We should have used a timeout because the analysis fails to terminate when the analyzer is unable to prove that the target program terminate. Nevertheless we were lucky the target program terminates the analyzer is able to verify that the program terminates and we can conclude that there are no infinite executions of the original Program1.c that fail to emit `W`.

Assertions and consequences on liveness properties

The previous section only tells us that there is no infinite execution that does not emit `W`. Depending on the organizers' intentions this may or may not answer the question of whether `(F oW)` holds.

It still depends whether you count an execution that reaches one of the `assert(0);` in the program as well an execution. If it count as an execution to which the formula should apply then an execution that does not emit `W` and terminates on such an `assert(0);` certainly does not eventually output `W`.

There is an argument to say that it shouldn't count however: although it is impossible to understand what these programs are supposed to do assertions usually characterize illegal behaviors. Perhaps the LTL formulas are to be evaluated only on the legal infinite behaviors of the system?

In the latter case we are done: `(F oW)` holds because `W` is eventually emitted in all legal executions. In the former case the additional question is whether an original `assert(0);` is reached before `W` is output which is a simple reachability question on the instrumented `Problem1_terminate_at_W.c`. The answer is then that `(F oW)` does not hold because there are plenty of `assert(0);` calls that are reached without `W` having been emitted.

We e-mailed the organizers and they said it was the first simpler case. Only infinite executions need be taken into account for evaluating LTL formulas and interrupted executions can be ignored. Our answer for the formula `(F oW)` of Problem 1 in the competition is therefore that the property holds.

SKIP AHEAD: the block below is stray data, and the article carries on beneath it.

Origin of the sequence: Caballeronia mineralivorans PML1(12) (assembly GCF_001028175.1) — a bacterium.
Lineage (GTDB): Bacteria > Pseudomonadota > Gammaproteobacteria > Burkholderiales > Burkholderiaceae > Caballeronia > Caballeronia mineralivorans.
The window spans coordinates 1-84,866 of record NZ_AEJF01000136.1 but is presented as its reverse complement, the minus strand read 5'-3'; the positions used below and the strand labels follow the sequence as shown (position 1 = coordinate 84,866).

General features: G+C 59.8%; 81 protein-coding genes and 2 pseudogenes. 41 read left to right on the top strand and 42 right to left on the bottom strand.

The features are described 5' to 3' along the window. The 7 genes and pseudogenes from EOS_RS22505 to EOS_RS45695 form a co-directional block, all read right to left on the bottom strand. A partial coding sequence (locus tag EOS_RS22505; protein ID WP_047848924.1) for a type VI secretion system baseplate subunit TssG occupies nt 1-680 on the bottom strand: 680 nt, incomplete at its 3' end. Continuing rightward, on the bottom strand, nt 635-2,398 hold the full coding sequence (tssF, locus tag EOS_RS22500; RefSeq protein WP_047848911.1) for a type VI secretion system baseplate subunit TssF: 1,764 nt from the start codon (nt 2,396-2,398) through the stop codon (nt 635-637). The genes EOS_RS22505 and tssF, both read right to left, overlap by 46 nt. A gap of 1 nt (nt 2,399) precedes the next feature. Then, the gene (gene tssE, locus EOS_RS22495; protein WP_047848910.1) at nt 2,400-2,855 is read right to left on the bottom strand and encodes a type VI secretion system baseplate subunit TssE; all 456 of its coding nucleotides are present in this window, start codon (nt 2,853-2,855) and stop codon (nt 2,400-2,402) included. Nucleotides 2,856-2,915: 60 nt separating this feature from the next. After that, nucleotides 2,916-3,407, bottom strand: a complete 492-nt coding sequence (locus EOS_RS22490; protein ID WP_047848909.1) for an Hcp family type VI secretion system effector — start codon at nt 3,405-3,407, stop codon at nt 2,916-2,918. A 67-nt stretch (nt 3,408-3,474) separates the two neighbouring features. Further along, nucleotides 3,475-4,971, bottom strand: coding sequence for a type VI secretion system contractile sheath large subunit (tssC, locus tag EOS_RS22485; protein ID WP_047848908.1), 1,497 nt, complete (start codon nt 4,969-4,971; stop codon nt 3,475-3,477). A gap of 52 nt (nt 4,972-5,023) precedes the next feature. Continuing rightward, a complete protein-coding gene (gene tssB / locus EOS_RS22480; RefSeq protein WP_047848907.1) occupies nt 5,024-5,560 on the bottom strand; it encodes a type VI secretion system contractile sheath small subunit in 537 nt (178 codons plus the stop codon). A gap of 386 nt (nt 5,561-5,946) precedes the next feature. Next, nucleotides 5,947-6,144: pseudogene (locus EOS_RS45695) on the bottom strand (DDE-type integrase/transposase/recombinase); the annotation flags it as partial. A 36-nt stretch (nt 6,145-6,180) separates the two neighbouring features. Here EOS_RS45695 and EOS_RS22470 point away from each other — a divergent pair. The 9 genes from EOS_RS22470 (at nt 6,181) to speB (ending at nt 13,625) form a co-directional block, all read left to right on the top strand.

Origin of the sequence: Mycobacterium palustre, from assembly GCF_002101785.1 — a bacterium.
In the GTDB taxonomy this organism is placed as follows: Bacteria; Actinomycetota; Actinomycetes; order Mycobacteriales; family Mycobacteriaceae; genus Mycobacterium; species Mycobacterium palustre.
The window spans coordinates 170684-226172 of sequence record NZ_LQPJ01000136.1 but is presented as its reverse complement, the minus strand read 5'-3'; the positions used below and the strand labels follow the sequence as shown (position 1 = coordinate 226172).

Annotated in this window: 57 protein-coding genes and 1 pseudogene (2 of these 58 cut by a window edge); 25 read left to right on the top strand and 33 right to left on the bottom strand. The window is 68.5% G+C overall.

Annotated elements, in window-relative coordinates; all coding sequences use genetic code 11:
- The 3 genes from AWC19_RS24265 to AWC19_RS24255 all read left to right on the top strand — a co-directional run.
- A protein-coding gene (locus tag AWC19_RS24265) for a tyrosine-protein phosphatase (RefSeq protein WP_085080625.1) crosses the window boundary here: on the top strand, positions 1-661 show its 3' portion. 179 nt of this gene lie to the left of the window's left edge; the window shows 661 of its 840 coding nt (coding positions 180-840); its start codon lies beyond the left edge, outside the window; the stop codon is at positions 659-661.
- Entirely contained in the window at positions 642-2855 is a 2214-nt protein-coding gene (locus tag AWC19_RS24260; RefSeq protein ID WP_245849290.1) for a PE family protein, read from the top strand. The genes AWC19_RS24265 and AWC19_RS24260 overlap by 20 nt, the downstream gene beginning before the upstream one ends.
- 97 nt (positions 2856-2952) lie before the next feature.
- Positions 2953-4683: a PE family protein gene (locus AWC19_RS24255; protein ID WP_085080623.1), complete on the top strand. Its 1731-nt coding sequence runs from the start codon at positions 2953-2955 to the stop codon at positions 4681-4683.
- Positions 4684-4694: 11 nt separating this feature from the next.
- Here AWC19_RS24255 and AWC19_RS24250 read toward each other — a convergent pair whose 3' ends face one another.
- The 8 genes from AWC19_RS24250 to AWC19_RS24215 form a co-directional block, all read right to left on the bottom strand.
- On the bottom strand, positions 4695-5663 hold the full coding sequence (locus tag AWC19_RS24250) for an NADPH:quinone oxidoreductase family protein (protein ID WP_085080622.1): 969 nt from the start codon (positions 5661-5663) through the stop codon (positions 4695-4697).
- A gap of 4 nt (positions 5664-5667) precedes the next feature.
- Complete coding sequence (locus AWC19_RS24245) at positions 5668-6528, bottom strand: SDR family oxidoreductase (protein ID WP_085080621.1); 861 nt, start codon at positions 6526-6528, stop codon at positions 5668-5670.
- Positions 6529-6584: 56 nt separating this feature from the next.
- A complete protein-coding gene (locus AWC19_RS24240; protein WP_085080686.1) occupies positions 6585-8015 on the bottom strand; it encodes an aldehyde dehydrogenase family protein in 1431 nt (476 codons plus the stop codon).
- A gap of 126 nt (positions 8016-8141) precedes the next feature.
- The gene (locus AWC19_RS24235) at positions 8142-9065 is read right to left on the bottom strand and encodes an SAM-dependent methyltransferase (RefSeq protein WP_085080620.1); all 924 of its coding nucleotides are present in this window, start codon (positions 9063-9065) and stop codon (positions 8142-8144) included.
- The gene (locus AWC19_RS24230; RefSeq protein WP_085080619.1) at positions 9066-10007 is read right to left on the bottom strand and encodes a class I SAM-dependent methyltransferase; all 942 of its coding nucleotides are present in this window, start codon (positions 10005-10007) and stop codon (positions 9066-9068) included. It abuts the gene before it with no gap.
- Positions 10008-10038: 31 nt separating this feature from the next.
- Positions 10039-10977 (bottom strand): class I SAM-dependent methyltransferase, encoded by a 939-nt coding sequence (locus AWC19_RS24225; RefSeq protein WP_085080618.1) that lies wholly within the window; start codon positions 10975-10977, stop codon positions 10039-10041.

Proving that something does not eventually happen

In the first part of the post we set out to prove that the liveness property `(F oW)` was true. Verifying that the property is false requires a different approach. With the toolset provided by Frama-C I only see the scheme below. We reduce the problem to the seemingly harder but actually easier problem of computing the maximum number of iterations before W is emitted.

1. Obtain the number N of reachable states for the system by running the value analysis on the original program.
2. Instrument the program as previously making execution terminate when W is emitted and also maintaining a transition counter (incremented at each iteration of the loop).
3. Using sound and complete propagation on the instrumented program either reach a fixpoint (with a finite bound computed for the counter) or find an execution with N+1 transitions that does not emit `W`. The former case means that the program eventually emits `W`. The latter that in the transition graph there is a reachable cycle along which `W` is not emitted and therefore an infinite execution that does not output `W`.

This technique likely gets pretty heavy in practice. Adding a counter that may go up to N+1 to a system that already has N states can probably cause the new system to have of the order of N² states. This segues into at least one perhaps two more blog posts to answer the questions “what is the value analysis actually doing when it is applied on these questions?” “how much work would it be to do the same thing closer to the metal executing the C function as compiled instead of laboriously interpreting it?” and “why don't we make a C model checker while we are at it?”

Pascal Cuoq
20th Aug 2012